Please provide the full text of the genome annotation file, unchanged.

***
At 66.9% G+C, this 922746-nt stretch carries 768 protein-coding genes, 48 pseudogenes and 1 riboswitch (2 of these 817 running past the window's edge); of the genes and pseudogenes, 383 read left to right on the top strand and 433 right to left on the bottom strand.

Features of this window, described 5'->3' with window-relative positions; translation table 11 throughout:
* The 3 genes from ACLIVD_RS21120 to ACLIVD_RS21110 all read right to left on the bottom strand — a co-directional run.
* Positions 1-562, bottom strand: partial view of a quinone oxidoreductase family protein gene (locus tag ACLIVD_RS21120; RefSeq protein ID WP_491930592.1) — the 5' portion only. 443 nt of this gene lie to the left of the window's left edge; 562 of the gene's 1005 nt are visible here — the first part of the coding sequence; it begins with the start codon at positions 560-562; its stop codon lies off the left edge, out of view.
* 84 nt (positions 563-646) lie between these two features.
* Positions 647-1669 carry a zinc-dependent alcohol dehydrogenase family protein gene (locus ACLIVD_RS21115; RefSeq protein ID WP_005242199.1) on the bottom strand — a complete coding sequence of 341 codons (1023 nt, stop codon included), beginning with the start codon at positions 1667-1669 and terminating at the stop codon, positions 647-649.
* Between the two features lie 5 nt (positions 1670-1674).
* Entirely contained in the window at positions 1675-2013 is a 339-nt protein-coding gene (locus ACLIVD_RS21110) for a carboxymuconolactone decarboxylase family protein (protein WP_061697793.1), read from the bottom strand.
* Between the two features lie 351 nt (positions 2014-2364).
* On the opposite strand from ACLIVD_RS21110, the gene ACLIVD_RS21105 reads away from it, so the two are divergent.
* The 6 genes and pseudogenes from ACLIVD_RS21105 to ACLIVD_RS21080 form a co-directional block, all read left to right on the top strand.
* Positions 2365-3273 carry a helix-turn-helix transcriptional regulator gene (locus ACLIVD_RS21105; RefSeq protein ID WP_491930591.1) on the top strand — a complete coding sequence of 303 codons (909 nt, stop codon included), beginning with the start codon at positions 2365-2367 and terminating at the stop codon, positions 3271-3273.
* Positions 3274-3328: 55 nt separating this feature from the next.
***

At 66.9% G+C, this 922746-nt stretch carries 768 protein-coding genes, 48 pseudogenes and 1 riboswitch (2 of these 817 running past the window's edge); of the genes and pseudogenes, 383 read left to right on the top strand and 433 right to left on the bottom strand.

Features of this window, described 5'->3' with window-relative positions; translation table 11 throughout:
* The 3 genes from ACLIVD_RS21120 to ACLIVD_RS21110 all read right to left on the bottom strand — a co-directional run.
* Positions 1-562, bottom strand: partial view of a quinone oxidoreductase family protein gene (locus tag ACLIVD_RS21120; RefSeq protein ID WP_491930592.1) — the 5' portion only. 443 nt of this gene lie to the left of the window's left edge; 562 of the gene's 1005 nt are visible here — the first part of the coding sequence; it begins with the start codon at positions 560-562; its stop codon lies off the left edge, out of view.
* 84 nt (positions 563-646) lie between these two features.
* Positions 647-1669 carry a zinc-dependent alcohol dehydrogenase family protein gene (locus ACLIVD_RS21115; RefSeq protein ID WP_005242199.1) on the bottom strand — a complete coding sequence of 341 codons (1023 nt, stop codon included), beginning with the start codon at positions 1667-1669 and terminating at the stop codon, positions 647-649.
* Between the two features lie 5 nt (positions 1670-1674).
* Entirely contained in the window at positions 1675-2013 is a 339-nt protein-coding gene (locus ACLIVD_RS21110) for a carboxymuconolactone decarboxylase family protein (protein WP_061697793.1), read from the bottom strand.
* Between the two features lie 351 nt (positions 2014-2364).
* On the opposite strand from ACLIVD_RS21110, the gene ACLIVD_RS21105 reads away from it, so the two are divergent.
* The 6 genes and pseudogenes from ACLIVD_RS21105 to ACLIVD_RS21080 form a co-directional block, all read left to right on the top strand.
* Positions 2365-3273 carry a helix-turn-helix transcriptional regulator gene (locus ACLIVD_RS21105; RefSeq protein ID WP_491930591.1) on the top strand — a complete coding sequence of 303 codons (909 nt, stop codon included), beginning with the start codon at positions 2365-2367 and terminating at the stop codon, positions 3271-3273.
* Positions 3274-3328: 55 nt separating this feature from the next.